“It is finished.” (John 19:30). The battle is over. The war’s last shot has been fired. Jesus was preparing momentarily to surrender the last breath of His life to the Father. Nothing was left to accomplish. “Finished.”
What a blessed word! To finish with a grueling race; to finish the long course of a graduate degree (or, for that matter, high school). To finish with a prescribed course of chemotherapy or radiation. Finished.
For Jesus, this word carried more than meaning just “the end.” There is another Greek word for “the end” which He could have selected. Instead, He chose “tetelestai;” it is finished. It meant, “the debt is now paid in full.” “Nothing else is owed.” With His own blood He wrote in large letters over the “certificate of debt that was against us,” IT IS PAID IN FULL.
The Roman prison system was largely a debtors’ prison. Bad debts were not be forgiven lightly. Prison cells were reserved for those in debt over their heads with no other means to pay what they owed; no family to sell into slavery; no goods to barter.
Bankrupt. Busted. Broke. No hope. Just as we stood before God before our debt was paid on the cross. No way out. Freedom was gone. When a prisoner was locked in his cell, a “certificate of debt” was nailed over the door signifying how much was owed and how long the sentence would be. When the fine and penalty had been paid, the judge would take the certificate of debt and write the word “tetelestai” over the debt.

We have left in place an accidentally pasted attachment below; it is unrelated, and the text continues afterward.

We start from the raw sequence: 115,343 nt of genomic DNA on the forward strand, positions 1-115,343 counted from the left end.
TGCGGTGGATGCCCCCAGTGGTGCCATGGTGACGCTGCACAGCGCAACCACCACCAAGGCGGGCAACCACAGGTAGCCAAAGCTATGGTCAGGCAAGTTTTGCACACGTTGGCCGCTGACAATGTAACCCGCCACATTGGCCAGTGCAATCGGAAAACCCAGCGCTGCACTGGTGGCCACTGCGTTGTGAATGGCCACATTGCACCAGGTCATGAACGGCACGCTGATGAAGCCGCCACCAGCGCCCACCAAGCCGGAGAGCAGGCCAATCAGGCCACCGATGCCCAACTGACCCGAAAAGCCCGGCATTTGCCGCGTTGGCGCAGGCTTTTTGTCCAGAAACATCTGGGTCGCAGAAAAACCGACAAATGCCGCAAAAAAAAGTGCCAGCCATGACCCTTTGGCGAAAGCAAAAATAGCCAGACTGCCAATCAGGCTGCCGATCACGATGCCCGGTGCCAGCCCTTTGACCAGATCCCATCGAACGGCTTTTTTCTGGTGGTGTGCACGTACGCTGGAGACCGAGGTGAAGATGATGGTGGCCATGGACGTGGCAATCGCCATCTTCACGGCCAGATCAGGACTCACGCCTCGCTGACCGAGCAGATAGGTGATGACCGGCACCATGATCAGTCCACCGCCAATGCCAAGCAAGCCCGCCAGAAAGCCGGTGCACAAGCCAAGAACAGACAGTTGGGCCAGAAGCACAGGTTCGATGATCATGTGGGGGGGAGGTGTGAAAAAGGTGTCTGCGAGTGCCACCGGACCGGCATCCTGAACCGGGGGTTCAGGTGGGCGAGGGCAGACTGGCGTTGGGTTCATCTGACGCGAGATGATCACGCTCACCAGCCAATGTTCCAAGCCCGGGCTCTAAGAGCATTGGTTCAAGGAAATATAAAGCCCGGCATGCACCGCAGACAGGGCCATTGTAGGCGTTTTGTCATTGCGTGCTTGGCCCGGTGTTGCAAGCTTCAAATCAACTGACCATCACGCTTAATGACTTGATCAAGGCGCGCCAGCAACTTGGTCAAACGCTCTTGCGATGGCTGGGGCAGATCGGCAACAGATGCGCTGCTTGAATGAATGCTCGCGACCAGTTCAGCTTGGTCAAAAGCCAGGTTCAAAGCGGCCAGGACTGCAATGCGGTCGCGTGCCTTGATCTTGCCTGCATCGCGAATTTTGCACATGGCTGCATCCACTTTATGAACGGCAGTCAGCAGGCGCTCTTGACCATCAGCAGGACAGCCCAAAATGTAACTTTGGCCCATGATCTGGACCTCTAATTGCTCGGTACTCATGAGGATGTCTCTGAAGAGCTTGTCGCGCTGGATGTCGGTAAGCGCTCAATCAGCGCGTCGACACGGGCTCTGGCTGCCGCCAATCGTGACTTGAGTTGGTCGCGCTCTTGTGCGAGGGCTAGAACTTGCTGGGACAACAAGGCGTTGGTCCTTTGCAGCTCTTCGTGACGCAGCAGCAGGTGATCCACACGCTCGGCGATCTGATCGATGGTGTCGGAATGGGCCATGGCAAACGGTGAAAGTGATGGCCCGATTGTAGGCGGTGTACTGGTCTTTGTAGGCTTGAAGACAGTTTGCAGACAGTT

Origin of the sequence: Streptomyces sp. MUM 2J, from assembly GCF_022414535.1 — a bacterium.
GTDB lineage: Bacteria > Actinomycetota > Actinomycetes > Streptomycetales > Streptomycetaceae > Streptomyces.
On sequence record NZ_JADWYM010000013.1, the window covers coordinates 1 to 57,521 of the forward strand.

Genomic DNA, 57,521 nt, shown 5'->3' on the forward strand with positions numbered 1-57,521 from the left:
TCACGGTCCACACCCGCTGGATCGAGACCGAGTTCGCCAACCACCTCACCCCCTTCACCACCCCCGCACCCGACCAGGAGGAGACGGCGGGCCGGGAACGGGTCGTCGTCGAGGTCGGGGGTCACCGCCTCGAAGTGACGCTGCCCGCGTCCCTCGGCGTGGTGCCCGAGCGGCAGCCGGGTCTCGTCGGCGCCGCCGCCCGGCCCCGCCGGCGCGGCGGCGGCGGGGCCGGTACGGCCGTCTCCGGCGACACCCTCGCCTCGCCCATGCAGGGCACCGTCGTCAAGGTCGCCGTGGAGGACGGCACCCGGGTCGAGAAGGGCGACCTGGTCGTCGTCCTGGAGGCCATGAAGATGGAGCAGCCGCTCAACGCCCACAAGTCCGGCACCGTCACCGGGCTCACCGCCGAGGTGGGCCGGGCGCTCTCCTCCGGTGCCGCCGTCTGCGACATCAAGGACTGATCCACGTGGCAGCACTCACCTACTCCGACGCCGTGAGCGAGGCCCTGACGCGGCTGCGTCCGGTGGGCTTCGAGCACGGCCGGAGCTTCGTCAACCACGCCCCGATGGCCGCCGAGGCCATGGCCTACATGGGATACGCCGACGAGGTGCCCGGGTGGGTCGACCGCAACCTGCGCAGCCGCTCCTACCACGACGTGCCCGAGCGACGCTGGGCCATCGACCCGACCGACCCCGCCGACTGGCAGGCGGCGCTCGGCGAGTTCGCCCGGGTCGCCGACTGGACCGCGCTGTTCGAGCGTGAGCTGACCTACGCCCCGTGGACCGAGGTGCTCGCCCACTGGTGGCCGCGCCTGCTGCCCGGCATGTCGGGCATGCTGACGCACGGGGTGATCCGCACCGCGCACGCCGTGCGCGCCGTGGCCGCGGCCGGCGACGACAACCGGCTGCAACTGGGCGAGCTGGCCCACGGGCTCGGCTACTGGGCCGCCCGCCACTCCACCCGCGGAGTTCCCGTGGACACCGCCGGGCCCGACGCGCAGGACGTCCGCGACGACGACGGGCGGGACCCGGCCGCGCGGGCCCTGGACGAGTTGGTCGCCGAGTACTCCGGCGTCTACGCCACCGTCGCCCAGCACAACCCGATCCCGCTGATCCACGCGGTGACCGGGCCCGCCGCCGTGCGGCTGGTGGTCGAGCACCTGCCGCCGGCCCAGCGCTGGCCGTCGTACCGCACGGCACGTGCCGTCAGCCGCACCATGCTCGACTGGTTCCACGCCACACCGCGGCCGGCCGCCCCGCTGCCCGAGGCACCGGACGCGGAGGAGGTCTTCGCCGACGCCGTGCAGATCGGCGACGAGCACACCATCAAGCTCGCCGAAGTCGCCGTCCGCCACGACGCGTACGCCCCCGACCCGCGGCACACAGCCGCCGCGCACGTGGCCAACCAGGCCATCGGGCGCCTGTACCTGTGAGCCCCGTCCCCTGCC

For most, that certificate never came. It was often a life sentence to pay what they owed. Unless, that is, a benefactor stepped up to pay it for them.
Do you understand that is exactly what Jesus did for us? He stepped in to pay a debt He did not owe, because we owed a debt we could not pay. With His own blood He canceled the “handwriting of ordinances (offenses) that were against us and took it out of the way, nailing it to His cross.” (Colossians 2:13-14)
And before He died, He reminded us that this is what He did. The debt is paid. We are free.
“Tetelestai.” It. Is. Finished.”
Heavenly Father, we are thankful as Easter approaches to be reminded again of the great debt that was cancelled by Jesus’ payment on the cross. Our souls would have been locked forever in a debtor’s punishment but because of Jesus the door has been unlocked and we are free. May we never outlive our gratitude to you for that great gift. In Jesus we pray, Amen.